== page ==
Analytical capability has been improving at exponential rates in recently and is crucial for the expansion and diversification of businesses. However, Human Resource departments are struggling to implement these new practices even though human capital is one of the most important assets of a business.
This article will look at a classification model to determine its usefulness in finding patterns and predicting employee turnover and termination reasons. The model analyzed here is a Random Forest model which groups individuals by comparing the influence of explanatory variables and similarities of individuals.
Employee Turnover Data Description
The data in this model is a simulated employee database by Davide Polizzi and publicly available on Kaggle. The data includes employee names and IDs, demographic variables, action outcomes, performance reviews, engagement surveys, and departmental classifiers.
The model will look to group employees based on their employment status to determine common influences of employee turnover. The variables used are marital status, gender, department, performance reviews, diversity fair hires, pay rate, position, manager, engagement survey scores, employee satisfaction, and the number of special projects completed.
Random Forest Model of Employee Turnover
Random Forests group and average out decisions trees based on different test and training datasets to determine the best splitting points for each variable. For this example, the model looked to group employees by their termination status and identify the most influential variables in determining an employee’s termination.
There are two different variables represent this, a binary termination status and an Action ID, which differentiates between termination for cause or voluntarily. While both have useful insights, the Action ID will provide more actionable results since we can differentiate between voluntary and involuntary termination and get an understanding of why employee turnover is occurring.
As shown below, Figures 1-4 show the results from the model and looks at the influence of variables for Termination for Cause (left) against Voluntary Termination (right) to provide a comparison of how each affects the outcome. The most influential variables were Manager ID, Pay Rate, Engagement Survey Scores, and Performance Scores.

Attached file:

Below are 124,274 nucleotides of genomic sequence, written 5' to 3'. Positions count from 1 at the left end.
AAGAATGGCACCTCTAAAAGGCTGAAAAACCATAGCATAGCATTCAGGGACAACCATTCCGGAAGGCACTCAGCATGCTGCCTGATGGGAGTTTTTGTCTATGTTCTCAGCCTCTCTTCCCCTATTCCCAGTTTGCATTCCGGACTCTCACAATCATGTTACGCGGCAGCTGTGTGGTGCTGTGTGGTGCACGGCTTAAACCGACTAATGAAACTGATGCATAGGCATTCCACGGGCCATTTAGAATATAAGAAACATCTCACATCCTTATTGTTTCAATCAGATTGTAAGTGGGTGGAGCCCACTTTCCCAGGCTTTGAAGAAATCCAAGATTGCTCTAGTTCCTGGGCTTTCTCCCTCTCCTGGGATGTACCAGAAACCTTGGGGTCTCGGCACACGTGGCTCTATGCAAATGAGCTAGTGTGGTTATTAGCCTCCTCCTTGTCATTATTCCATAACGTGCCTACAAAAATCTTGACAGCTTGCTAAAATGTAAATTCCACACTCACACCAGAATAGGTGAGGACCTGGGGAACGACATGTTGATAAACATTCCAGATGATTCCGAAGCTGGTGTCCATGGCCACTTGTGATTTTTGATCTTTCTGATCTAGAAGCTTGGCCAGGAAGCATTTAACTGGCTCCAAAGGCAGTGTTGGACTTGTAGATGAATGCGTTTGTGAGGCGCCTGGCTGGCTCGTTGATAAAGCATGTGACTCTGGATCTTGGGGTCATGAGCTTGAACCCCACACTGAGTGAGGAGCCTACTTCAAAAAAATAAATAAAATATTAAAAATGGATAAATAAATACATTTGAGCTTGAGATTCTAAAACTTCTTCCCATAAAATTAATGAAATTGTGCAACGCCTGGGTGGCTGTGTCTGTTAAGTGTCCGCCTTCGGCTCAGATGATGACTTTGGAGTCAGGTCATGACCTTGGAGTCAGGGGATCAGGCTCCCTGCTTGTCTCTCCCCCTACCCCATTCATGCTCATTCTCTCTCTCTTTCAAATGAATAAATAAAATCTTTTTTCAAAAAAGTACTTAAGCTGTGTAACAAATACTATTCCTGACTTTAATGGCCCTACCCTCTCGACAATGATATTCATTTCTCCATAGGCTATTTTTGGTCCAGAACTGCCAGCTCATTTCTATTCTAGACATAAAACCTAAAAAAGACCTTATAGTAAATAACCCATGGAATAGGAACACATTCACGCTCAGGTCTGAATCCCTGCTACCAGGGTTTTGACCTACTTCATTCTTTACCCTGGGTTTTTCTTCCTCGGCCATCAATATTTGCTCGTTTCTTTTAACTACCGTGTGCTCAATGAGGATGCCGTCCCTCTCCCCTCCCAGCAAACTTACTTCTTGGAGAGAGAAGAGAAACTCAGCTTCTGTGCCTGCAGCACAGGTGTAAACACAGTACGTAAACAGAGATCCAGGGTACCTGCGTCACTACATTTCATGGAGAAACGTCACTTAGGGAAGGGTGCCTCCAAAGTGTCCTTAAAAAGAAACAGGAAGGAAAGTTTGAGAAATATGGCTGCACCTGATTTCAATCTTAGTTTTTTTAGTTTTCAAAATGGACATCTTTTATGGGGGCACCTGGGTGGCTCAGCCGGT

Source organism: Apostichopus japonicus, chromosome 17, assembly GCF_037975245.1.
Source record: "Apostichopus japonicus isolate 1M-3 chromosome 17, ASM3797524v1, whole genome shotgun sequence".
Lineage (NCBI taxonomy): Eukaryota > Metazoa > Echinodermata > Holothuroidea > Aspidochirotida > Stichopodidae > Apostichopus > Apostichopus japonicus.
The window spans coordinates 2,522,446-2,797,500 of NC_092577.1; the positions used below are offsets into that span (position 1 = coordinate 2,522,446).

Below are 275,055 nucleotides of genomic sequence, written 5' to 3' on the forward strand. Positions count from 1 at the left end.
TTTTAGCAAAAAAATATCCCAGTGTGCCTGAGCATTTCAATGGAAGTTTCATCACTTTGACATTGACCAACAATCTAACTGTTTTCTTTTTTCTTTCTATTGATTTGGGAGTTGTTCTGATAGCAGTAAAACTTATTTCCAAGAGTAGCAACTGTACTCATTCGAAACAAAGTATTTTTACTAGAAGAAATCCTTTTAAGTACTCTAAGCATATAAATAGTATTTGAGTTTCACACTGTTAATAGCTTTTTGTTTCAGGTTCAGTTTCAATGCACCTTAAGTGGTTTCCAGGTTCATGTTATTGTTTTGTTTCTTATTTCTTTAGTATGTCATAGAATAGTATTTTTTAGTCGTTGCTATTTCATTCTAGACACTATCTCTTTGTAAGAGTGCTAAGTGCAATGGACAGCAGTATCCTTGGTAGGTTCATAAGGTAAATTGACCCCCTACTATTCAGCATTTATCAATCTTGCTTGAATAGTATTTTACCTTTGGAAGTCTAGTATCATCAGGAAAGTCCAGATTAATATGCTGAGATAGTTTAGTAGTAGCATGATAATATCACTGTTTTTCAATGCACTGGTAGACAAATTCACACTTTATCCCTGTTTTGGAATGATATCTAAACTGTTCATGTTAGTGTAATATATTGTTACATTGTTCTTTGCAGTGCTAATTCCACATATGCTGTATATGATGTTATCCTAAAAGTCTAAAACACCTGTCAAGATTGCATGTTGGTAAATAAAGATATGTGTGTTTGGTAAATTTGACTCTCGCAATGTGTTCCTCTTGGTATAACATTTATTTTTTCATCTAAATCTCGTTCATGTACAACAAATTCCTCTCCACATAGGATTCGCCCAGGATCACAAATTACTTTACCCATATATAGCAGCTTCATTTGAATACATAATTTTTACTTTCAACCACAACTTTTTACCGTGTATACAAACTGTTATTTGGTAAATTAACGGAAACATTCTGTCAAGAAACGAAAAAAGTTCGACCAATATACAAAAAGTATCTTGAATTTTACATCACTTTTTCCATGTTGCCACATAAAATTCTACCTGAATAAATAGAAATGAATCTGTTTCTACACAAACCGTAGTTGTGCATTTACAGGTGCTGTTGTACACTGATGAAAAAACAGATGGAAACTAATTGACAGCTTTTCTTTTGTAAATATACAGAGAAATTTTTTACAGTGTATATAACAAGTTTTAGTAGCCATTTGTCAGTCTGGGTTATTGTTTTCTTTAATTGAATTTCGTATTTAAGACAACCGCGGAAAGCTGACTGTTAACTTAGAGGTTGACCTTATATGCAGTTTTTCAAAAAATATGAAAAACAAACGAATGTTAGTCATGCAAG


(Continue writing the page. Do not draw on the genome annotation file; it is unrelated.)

For Manager ID, the impact is highly split between low and high IDs indicating some managers struggle mostly with employees voluntarily leaving whereas others have greater numbers of terminations for cause. A more in-depth look into the data and specific managers is necessary to determine why this might be and if there is an issue of engagement or managerial style that needs correcting or if it’s an issue of job level or position.
Some other noteworthy observations from the most influential variables are low pay, low and mid engagement scores, and high-performance scores all increased voluntary terminations. In contrast, pay rates on either extreme, mid engagement scores, and low performance scores all increase the likelihood to have termination for cause.
Power of Employee Turnover Models
While this data was hypothetical and simulated, the model created here shows the potential of data analytics as an application to human resources. For a real HR department, specific recommendations could be investigating further into managers and potential engagement issues driving turnover rates and other ways to hire and retain the best talent. Overall, the ability to determine the driving causes of turnover and differentiate how these affect different individuals and departments would allow HR departments to better tailor programs and target the root cause of personnel issues.